- The Washington Times - Friday, February 15, 2019

Facebook censors have found a new target, it seems.

Company executives told Bloomberg News that they’re considering cutting from their pages any news that undercuts vaccinations — meaning, anyone who disagrees with the government about the need to vaccinate kids will see one of their key platforms completely shuttered.

Move over, conservatives. Apparently, the new enemy of the social media people is — drumroll, please — the anti-vaccination movement. And what a considerable movement it is.

Even Hollywood types of far-left political leanings have questioned the need to vaccinate children to the degree public schools demand. Jenny McCarthy, Jenna Elfman, Jim Carrey — all three have come forward in recent years to protest mandated vaccines, saying they’re not so much against the shots as rather in favor of a “safe vaccine schedule” that doesn’t flood and overwhelm a child’s body, as McCarthy put it, during one PBS interview reported by Jezebel.

Then there was this, from the Washington Post in February 2017: “Cause Celeb: Robert De Niro continues to question vaccines.”

And this, from Global News that same year and month: “Robert De Niro, Robert F. Kennedy Jr. offer $100K to anyone who can provide proof vaccines are safe.”

And this, from the New York Post and Fox News, also from February 2017 — a story that included this: “The Center for Disease Control and Prevention declared that there is no connection between the vaccines and autism, however … De Niro — who is the father of an autistic child — has his doubts. ‘Who settled it, how is it settled?’ he said in regards to the CDC’s claim.”

And lookie here: President Donald Trump tweeted in 2014, before he came to White House town: “If I were President I would push for proper vaccinations but would not allow one time massive shots that a small child cannot take — AUTISM.”

But Facebook is calling those concerns conspiracy.

After receiving complaints from Rep. Adam Schiff about these concerns being expressed so openly on the social media platform, Facebook executives said they’re “exploring addition measures to best combat the problem,” measures that could include “reducing or removing this type of content from recommendations, including Groups You Should Join, and demoting it in search results, while also ensuring that higher quality and more authoritative information is available,” the Hill reported.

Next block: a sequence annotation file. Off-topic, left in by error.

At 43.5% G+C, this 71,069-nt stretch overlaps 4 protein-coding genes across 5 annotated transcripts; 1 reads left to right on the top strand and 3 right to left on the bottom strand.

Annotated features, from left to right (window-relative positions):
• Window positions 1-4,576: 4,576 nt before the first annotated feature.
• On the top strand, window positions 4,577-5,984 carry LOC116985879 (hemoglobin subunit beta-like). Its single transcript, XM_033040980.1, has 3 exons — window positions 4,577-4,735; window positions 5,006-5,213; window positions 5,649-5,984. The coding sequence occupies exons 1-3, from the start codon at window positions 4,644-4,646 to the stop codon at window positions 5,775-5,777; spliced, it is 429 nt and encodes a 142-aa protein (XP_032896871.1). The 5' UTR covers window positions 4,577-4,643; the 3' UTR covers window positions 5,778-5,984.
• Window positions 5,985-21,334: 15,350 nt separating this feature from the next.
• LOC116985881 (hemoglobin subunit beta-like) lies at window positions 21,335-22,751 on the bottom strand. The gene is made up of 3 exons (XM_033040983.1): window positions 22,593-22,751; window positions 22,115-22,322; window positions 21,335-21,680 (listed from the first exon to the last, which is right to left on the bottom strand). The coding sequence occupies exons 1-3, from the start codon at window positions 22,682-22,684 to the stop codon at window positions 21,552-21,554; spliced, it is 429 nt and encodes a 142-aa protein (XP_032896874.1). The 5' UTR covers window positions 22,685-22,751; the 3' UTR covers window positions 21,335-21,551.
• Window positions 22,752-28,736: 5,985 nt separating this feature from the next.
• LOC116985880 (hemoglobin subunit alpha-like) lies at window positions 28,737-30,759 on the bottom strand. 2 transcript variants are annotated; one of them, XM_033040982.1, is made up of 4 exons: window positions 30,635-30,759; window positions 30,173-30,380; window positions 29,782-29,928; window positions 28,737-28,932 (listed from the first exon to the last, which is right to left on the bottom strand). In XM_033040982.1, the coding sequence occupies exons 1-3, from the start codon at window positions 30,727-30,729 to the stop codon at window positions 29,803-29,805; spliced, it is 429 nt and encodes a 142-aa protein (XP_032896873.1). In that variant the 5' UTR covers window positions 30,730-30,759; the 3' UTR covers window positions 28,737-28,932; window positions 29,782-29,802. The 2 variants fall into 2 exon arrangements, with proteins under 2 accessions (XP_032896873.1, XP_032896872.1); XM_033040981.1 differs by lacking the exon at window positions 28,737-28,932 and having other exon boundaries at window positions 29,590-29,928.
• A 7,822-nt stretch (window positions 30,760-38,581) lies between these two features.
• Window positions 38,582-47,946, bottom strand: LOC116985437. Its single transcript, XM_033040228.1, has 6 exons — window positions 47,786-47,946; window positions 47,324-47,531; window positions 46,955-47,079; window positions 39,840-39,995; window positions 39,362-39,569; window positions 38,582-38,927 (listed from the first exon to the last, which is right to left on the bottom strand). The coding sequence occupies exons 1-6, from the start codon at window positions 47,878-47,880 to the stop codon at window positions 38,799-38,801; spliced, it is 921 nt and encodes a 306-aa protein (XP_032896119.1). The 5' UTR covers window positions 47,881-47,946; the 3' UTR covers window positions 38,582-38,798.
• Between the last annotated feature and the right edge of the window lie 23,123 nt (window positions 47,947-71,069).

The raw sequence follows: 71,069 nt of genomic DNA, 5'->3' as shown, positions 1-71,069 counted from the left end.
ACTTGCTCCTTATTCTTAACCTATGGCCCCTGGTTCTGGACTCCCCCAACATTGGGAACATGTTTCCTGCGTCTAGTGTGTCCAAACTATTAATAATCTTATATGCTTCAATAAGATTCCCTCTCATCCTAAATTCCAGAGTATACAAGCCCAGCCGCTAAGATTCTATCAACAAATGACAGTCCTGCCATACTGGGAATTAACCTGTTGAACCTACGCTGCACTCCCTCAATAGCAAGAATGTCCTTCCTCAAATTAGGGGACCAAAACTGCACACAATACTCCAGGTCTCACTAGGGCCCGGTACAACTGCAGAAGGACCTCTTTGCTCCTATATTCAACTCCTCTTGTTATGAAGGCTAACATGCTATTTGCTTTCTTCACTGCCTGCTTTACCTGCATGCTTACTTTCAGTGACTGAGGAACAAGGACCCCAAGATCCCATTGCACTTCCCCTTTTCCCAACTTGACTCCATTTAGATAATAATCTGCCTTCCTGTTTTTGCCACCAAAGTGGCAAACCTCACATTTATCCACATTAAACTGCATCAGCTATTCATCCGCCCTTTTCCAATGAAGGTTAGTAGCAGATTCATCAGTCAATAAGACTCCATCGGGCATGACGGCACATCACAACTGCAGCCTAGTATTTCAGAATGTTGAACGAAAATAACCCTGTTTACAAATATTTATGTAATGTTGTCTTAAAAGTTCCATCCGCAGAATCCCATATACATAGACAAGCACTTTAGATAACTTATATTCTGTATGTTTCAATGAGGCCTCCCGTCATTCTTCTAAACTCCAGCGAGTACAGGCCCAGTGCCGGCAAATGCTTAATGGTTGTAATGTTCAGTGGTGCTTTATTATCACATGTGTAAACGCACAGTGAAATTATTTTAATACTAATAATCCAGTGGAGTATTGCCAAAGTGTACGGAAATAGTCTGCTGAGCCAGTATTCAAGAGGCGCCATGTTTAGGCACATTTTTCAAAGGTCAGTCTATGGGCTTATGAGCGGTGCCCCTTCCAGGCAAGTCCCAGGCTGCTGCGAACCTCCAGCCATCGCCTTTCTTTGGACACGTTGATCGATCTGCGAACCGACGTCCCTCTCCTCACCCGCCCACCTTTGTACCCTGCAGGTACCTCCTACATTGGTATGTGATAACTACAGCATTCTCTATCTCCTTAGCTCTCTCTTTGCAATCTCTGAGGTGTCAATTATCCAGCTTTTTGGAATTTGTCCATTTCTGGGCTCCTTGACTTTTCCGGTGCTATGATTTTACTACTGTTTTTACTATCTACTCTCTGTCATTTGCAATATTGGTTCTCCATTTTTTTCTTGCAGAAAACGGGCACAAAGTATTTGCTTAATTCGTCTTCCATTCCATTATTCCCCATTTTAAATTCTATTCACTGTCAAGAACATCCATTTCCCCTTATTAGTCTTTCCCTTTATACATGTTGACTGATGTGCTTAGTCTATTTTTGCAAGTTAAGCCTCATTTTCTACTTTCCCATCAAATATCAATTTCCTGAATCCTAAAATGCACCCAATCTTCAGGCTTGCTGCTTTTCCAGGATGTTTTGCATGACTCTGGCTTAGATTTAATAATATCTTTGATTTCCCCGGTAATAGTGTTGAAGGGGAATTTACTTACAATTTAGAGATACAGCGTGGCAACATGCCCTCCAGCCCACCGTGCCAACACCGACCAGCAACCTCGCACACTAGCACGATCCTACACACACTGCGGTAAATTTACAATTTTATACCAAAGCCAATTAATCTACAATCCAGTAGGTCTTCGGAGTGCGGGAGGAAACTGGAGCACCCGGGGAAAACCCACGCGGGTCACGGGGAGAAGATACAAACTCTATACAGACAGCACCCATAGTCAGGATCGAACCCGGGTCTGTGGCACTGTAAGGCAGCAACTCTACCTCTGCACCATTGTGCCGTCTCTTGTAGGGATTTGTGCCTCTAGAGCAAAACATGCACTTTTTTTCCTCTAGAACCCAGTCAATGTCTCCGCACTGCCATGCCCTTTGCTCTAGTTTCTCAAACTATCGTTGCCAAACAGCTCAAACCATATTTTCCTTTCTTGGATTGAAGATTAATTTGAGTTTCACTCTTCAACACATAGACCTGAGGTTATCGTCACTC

Yes, because what quells a so-called conspiracy theorist more than covering up and concealing and censoring, right?

Facebook’s job is not to censor. In fact, its mission statement, amended as it was in 2017, is to “give people the power to build community and bring the world closer together.”

That means even those with views that go against the grain ought to be included in Facebook discussions, in Facebook recommended news feeds, among Facebook media pages. If not, why not?

Or the better question: What’s to fear?

Facebook ought to think carefully before shutting down the exchange of ideas on vaccinations. Censorship isn’t just un-American. It can actually spark backlash. It can actually backfire.

And if Facebook truly thinks safe vaccination and anti-vaccination movement is all about conspiracy and tin foil hats, then shutting social media doors on these thoughts and ideas may very well fuel the talk further. Facebook censors may emerge as the anti-vaccination movement’s biggest friend.

• Cheryl Chumley can be reached at cchumley@washingtontimes.com or on Twitter @ckchumley.

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